A new FBI inquiry into Democratic presidential nominee Hillary Clinton emails injects new uncertainty into the final days of the U.S. presidential race.
PHILADELPHIA, PENNSYLVANIA, UNITED STATES (JULY 28, 2016) (RESTRICTED POOL) – Democratic presidential nominee Hillary Clinton’s bid to become the next U.S. president suffered a setback on Friday (October 28) after the Federal Bureau of Investigation announced that it is examining newly discovered emails on Clinton’s top aide, Huma Abedin’s computer.
With less than two weeks to go before voters head to the polls on November 8th, the timing of the announcement had many Democrats concerned even as it seemed to reinvigorate rival Donald Trump’s campaign. Trump praised the decision, saying it raises serious questions about whether Clinton can be trusted with the presidency.
“We are 11 days out from perhaps the most important national election of our lifetimes. It’s imperative that the bureau explain this issue and question, whatever it is, without any delay, Clinton said during a campaign stop in Des Moines just hours after the news broke.
Clinton and other Democrats including many members of the the Congressional Black Caucus called on FBI Director James Comey to provide a fuller explanation of investigative steps he is taking related to Clinton’s use of a private email server. Sources close to the investigation said the latest emails were discovered as part of a separate probe into Anthony Weiner, Abedin’s estranged husband. Weiner, a former Democratic U.S. congressman from New York, is the target of an FBIi nvestigation into illicit text messages he is alleged to have sent to a 15-year-old girl in North Carolina.
The bureau disclosed nothing about the Abedin emails, including whether any of the messages were sent by or to Clinton
Clinton and her campaign are downplaying the new review and speculation about a voter backlash this late in the campaign
Many Americans have already made up their minds about the earlier probe into her emails, Clinton said.
Regarding the newly discovered emails, Clinton said, “I’m confident whatever they are, will not change the conclusion reached in July.”
The FBI closed its investigation into Clinton’s use of a private email system while serving as secretary of state over the summer. Until Friday, her campaign seemed to have weathered the initial FBI email probe.
“When you are knocked down, what matters is whether you get up again. I have been fighting for families and underdogs my entire life and I am not stopping now. We are just getting warmed up,” Clinton told members of the LGBTQ community in Miami — just one of several stops she was making in the battleground state.
Clinton and Trump are in a tight race for the state which played a key role in the close race between Al Gore and George W. Bush in 2000. Many analysts believe Florida is essential for Trump to win in order to have any chance of being elected.
The RealClearPolitics website, which tracks most major polls, shows Clinton leading Trump by an average of 4 percentage points on Sunday. Most of the polls examined were conducted before or just as the FBI decision was announced.
Clinton has had a single digit lead in most national polls throughout October, a month that saw Trump’s campaign hit with two massive setbacks. Trump spent the first few days of October responding to speculation that he may have been able to avoid paying personal income taxes for nearly two decades after The New York Times released portions of his 1995 tax returns. Nearly a week later, a 2005 recording came to light in which Trump boasted in vulgar terms about trying to have sex with an unidentified married woman and groping women, saying “when you’re a star, they let you do it.”
Either of the two bombshells would have been enough to effectively end most candidate’s White House hopes but the combination only seemed to hobble Trump slightly, giving Clinton a slight lead.
One theory about why Clinton’s campaign hasn’t expanded its lead to double-digits despite two massive setbacks for Trump is ability to control the dialog about the campaign. In the wake of the sex and tax revelations, Trump managed to surprise many by refusing to commit to accepting the election results.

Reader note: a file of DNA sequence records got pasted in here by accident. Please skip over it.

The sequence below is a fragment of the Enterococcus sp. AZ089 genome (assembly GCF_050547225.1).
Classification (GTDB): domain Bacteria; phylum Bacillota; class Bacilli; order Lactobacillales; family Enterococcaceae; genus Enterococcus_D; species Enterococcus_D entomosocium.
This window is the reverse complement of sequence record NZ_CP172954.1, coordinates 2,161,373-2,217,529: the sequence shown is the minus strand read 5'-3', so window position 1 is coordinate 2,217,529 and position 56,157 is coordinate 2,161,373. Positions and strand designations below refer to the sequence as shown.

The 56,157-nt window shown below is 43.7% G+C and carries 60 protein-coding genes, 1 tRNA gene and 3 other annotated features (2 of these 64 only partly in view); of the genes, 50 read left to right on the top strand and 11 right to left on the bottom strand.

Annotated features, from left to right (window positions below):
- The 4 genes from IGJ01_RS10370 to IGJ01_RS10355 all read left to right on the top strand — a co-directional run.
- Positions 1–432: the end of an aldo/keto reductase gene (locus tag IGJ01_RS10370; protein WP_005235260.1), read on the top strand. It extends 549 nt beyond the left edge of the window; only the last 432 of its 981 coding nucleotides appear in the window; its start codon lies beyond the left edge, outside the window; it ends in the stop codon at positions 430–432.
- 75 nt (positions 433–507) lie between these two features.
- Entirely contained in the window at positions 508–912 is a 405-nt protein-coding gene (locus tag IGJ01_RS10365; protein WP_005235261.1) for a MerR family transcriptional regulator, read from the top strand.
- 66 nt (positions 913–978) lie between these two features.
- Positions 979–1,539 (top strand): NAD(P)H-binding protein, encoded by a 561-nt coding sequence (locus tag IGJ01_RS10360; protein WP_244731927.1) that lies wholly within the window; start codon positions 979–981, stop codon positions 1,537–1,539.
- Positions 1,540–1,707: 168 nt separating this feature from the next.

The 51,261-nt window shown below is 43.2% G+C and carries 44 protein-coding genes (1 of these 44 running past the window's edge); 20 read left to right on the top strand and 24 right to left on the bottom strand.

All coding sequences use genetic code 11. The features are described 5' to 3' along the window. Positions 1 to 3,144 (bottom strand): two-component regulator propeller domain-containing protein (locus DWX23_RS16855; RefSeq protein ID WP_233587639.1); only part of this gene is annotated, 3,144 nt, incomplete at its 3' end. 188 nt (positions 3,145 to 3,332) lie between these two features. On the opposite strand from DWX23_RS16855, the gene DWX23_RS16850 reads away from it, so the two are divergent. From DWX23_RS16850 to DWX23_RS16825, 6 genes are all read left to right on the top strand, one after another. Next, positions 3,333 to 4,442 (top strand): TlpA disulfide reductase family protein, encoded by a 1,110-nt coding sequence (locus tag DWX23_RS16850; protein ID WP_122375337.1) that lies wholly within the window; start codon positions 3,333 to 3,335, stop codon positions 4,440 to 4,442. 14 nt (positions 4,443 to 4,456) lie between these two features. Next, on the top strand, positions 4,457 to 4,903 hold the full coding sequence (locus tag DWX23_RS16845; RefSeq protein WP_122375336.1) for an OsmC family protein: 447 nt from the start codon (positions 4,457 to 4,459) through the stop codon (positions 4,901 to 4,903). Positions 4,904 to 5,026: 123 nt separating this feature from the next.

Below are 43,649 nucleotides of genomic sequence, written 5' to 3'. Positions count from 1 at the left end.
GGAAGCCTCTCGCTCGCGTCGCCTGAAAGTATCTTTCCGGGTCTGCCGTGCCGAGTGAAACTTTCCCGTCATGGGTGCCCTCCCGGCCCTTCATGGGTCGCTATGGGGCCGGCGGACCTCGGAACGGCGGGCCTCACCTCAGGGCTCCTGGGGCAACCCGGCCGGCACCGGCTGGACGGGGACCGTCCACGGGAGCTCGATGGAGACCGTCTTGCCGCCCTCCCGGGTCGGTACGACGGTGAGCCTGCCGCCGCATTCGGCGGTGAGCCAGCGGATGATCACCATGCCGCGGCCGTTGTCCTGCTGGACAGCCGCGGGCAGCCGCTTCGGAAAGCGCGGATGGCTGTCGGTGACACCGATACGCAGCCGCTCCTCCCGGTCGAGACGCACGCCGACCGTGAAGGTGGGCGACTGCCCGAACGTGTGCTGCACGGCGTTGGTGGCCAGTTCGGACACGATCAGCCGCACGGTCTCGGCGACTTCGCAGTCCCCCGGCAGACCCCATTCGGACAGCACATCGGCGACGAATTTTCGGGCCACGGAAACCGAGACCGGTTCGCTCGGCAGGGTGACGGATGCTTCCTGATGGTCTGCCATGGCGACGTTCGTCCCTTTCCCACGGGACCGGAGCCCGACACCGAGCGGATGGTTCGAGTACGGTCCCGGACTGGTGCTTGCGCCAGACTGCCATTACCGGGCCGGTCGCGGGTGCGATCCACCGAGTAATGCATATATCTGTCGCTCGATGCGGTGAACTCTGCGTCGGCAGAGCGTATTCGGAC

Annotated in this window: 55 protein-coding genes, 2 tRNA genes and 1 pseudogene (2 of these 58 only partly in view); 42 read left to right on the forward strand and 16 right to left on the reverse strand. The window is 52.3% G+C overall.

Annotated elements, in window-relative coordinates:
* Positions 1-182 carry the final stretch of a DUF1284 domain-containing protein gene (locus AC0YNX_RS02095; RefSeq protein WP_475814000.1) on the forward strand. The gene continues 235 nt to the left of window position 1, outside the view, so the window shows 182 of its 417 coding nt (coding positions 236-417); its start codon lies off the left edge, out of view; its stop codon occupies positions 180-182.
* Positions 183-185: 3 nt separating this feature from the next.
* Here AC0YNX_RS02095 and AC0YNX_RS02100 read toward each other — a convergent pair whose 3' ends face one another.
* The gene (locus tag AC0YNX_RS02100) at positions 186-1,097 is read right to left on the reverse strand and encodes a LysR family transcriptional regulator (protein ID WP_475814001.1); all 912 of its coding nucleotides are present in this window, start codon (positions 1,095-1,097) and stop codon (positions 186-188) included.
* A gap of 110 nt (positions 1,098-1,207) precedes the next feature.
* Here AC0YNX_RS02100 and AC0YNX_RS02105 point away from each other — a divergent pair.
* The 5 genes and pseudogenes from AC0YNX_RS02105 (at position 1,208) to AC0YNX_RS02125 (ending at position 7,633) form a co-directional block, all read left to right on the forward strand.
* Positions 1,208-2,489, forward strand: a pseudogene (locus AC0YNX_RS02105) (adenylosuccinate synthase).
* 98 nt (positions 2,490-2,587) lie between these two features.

His suggestions that the election is “rigged” in Clinton’s favor dominated most headlines with even U.S. President Barack Obama weighing in.
“The Donald’s already whining that the vote’s going to be rigged before the game’s even over,” Obama said.
Clinton and her supporters have struggled to redirect the focus back to Trump’s taxes and nearly a dozen women who have accused him of making unwanted sexual advances.
In 2008, Republican presidential nominee Mitt Romney’s White House bid was seriously hurt after an audio recording was made public in which he said 47 percent of the public did not pay taxes and would support his rival U.S. President Barack Obama regardless of what he said. In 1992, U.S. President George H. Bush lost to Bill Clinton after he could not make good on his campaign pledge to not raise taxes.
Clinton enjoyed a small bounce in her approval ratings after delivering strong performances in all three presidential debates.
Clinton, 69, kept her Republican rival on the defensive most of the debates with accusations he is sexist, racist and doesn’t pay federal income tax.
“Donald thinks belittling women makes him bigger. He goes after their dignity, their self-worth and I don’t think there is a woman anywhere who doesn’t know what that feels like.”
She also appeared to irritate Trump by questioning his temperament.
“A man who can be provoked by a tweet should not have his fingers anywhere near the nuclear codes, as far as I think anyone with any sense about this should be concerned,” Clinton said.
“That line’s getting a little bit old,” Trump replied.
Another dig focused on the growing list of prominent Republicans and Independents who have said they are supporting Clinton.
Among them are: former U.S. Secretary of State Colin Powell, former deputy Secretary of State Rich Armitage, Hewlett Packard CEO and Republican donor Meg Whitman.
George H.W. Bush has not denied or confirmed reports he told Democrat Kathleen Kennedy Townsend that will vote for Clinton. The elder Bush and Bill Clinton have become good friends in recent years and his son Jeb’s own White House hopes were dashed by a steady stream of insults suggesting from Trump suggesting he is “low energy.”
Former First Lady Laura Bush, the wife of former president George W. Bush and her daughter Barbara attended a fundraiser for Clinton in Paris, CNN reported. Instagram photos showed the younger Bush with Abedin and actress Dakota Fanning. The photo also contained the hashtag #werewithher — a reference to one of Clinton’s campaign themes – “I’m with her.”
Clinton’s commanding performance in the first debate came at a critical time — just days after one of the worst weeks for her campaign. It began with Clinton’s critical remarks about Trump supporters in early September.
“You can put half of Trump’s supporters into what I call the ‘basket of deplorables’, right? The racists, sexist, homophobic, xenophobic, Islamophobic, you name it,” Clinton said at a fundraiser in New York.
The following day, she said she regretted saying “half” of her rival’s supports belonged in a “basket of deplorables” in a statement, but did not back off what she described as “prejudice and paranoia” from the Trump campaign.